Updated: Sep 3
Icons of the Bible
What Should We Learn from the Account of Shadrach, Meshach, and Abednego?
"The amazing story of Shadrach, Meshach, and Abednego, three young men defying the mighty King Nebuchadnezzar and thrown into a fiery furnace, has captured the hearts of young children as well as adults for centuries. Recorded in the third chapter of Daniel, the account of Shadrach, Meshach, and Abednego provides believers today with strong and lasting lessons.
For their refusal to obey the king’s decree to bow down to the idol, three charges were brought against them. They paid no heed to the king and his commands, they did not serve the king’s gods, and they refused to worship the golden statue the king himself had set up. The penalty for their actions was death. Their response to the king was profound:
"O Nebuchadnezzar, we do not need to defend ourselves before you in this matter. If we are thrown into the blazing furnace, the God we serve is able to save us from it, and he will rescue us from your hand, O king. But even if he does not, we want you to know, O king, that we will not serve your gods or worship the image of gold you have set up" (Daniel 3:15-18).
We cannot but be astonished by their faith in the one true God. At the very outset, their response in the moment of trial confirmed three things: their unswerving conviction of the God of the Bible, their confidence in the God who is who He says He is and will do what He says He will do, and their faith as revealed by their reliance upon the only One who had the power to deliver them from evil. Their acknowledgment of God over the world’s most powerful king resulted in God’s supreme power being revealed to unbelievers. Their faith demonstrates that God is able to deliver us from our own problems and trials.
As believers, we know that God is able to deliver. However, we also know that He does not always do so. Romans 5 tells us that God may allow trials and difficulties in our lives to build our character, strengthen our faith, or for other reasons unknown to us. We may not always understand the purpose of our trials, but God simply asks that we trust Him—even when it is not easy. Job, who endured incredible pain, almost insurmountable agony, and suffering, was still able to say, “Though He may slay me, yet will I hope in Him” (Job 13:15).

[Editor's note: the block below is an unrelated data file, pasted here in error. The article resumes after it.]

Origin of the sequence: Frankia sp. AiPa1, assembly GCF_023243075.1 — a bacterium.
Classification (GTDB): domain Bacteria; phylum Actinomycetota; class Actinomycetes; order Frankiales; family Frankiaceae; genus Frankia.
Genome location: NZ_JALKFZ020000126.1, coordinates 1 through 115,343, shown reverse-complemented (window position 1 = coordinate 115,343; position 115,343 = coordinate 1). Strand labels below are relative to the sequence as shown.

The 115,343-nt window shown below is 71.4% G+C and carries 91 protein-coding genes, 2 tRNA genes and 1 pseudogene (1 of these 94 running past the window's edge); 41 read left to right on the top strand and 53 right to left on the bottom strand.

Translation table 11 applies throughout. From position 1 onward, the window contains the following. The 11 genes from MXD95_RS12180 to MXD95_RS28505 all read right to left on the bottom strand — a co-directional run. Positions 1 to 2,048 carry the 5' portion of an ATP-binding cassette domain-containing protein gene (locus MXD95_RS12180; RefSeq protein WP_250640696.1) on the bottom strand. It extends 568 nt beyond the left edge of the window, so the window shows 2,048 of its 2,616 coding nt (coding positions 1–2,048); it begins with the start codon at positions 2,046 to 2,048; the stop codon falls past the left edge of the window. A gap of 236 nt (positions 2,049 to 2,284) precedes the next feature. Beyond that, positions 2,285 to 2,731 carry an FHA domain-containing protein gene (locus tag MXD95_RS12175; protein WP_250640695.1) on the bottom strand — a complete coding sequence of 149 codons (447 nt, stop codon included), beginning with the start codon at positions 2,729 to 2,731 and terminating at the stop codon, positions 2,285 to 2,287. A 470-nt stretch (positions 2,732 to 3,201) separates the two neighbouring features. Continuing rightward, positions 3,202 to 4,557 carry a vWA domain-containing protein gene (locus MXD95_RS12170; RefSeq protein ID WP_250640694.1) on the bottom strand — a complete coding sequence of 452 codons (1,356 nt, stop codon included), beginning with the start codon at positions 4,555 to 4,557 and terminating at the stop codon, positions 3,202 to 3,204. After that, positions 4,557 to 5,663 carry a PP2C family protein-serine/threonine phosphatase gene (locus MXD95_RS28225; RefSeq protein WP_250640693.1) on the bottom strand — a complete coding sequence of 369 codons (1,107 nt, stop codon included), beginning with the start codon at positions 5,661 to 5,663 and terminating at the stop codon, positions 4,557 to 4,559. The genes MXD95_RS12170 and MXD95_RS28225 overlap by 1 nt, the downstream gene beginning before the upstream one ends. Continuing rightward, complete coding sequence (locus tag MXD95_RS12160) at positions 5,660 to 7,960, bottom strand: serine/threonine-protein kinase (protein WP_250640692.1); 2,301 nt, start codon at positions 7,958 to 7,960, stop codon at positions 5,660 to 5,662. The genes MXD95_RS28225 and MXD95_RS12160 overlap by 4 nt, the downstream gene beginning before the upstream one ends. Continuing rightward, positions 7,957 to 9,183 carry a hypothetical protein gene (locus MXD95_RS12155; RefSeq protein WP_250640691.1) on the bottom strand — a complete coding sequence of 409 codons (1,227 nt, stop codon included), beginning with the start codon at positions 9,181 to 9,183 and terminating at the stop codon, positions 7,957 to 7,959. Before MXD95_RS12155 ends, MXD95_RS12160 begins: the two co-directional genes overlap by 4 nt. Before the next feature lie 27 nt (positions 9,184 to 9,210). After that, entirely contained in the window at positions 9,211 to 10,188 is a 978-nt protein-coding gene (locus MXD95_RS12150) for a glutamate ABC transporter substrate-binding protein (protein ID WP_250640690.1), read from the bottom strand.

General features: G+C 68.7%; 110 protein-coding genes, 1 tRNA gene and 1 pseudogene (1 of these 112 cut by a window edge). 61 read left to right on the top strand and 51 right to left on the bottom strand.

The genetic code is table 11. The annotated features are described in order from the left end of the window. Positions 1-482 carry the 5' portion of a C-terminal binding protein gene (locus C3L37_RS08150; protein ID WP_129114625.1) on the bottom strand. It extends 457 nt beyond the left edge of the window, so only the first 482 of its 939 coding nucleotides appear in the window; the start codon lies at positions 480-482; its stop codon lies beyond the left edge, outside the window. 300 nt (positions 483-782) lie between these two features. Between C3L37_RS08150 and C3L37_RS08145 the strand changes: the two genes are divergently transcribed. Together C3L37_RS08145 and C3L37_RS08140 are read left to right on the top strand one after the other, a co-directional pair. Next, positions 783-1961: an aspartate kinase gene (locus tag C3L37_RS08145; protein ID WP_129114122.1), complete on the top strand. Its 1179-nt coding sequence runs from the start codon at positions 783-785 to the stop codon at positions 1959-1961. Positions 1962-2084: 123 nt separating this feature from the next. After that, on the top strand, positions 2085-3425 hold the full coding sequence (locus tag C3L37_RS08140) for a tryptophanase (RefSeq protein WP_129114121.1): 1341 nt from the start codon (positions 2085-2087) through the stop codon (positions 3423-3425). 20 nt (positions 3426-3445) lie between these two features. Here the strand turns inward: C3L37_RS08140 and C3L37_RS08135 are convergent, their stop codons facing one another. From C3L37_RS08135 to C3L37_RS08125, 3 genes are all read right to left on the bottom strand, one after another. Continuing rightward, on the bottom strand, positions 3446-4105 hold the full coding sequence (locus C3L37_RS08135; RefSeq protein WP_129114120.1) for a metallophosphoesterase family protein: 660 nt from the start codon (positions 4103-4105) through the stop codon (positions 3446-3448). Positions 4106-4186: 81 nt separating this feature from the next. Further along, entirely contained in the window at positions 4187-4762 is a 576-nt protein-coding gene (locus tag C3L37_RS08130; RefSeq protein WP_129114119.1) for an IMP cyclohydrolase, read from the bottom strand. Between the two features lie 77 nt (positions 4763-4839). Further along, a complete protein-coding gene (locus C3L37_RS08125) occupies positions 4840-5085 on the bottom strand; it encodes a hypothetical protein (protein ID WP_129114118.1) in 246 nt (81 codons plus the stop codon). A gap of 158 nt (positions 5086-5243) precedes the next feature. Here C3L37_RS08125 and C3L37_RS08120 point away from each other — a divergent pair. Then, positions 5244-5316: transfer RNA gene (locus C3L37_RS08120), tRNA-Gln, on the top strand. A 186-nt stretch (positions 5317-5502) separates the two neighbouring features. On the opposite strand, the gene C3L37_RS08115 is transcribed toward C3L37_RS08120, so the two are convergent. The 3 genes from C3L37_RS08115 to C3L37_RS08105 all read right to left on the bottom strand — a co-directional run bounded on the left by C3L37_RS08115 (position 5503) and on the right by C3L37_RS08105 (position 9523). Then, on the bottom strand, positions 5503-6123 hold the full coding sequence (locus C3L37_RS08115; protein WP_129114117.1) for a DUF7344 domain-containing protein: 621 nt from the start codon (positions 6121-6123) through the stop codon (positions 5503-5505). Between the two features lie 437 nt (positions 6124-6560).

We also know that God does not always guarantee that we will never suffer or experience death, but He does promise to be with us always. We should learn that in times of trial and persecution our attitude should reflect that of these three young men: “But even if he does not, we want you to know, O king, that we will not serve your gods or worship the image of gold you have set up" (Daniel 3:18). Without question, these are some of the most courageous words ever spoken.
Jesus Himself said, “Do not be afraid of those who kill the body but cannot kill the soul. Rather, be afraid of the One who can destroy both soul and body in hell” (Matthew 10:28). Even if Shadrach, Meshach, and Abednego had to suffer a horrible, painful death in a burning oven, they refused to abandon God and worship an idol. Such faith has been seen innumerable times throughout the centuries by believers who have suffered martyrdom for the Lord.
Nebuchadnezzar was astonished that the fire did not consume Shadrach, Meshach, and Abednego. He was even more amazed when he saw not three, but a fourth person with them: "Look!" he answered, "I see four men loose, walking in the midst of the fire; and they are not hurt, and the form of the fourth is like the Son of God" (Daniel 3:25 NKJV). The point here is that, when we “walk by faith (2 Corinthians 5:7), there may be those times of fiery persecution, but we can be assured that He is with us (Matthew 28:20). He will sustain us (Psalm 55:22; Psalms 147:6). He will ultimately deliver us. He will save us … eternally (Matthew 25:41, 46).
The chief lesson from the story of Shadrach, Meshach, and Abednego is that, as Christians, we will never be able to bring the world to Christ by becoming like it. As did these three men, so should we in revealing to the world a higher power, a greater purpose, and a superior morality, than the world in which we live. If we are put before the fiery furnace, we can reveal the One who can deliver us from it. Remember the powerful, yet comforting words, of the apostle Paul:
“Therefore we do not lose heart. Though outwardly we are wasting away, yet inwardly we are being renewed day by day. For our light and momentary troubles are achieving for us an eternal glory that far outweighs them all. So we fix our eyes not on what is seen, but on what is unseen. For what is seen is temporary, but what is unseen is eternal” (2 Corinthians 4:16-18).
Our hope when experiencing illness, persecution, or pain lies in knowing that this life is not the end—there is life after death. That is His promise to all those who love and obey Him. Knowing that we will have eternal life with God enables us to live above the pain and suffering we endure in this life (John 14:23)." from the article: What should we learn from the account of Shadrach, Meshach, and Abednego?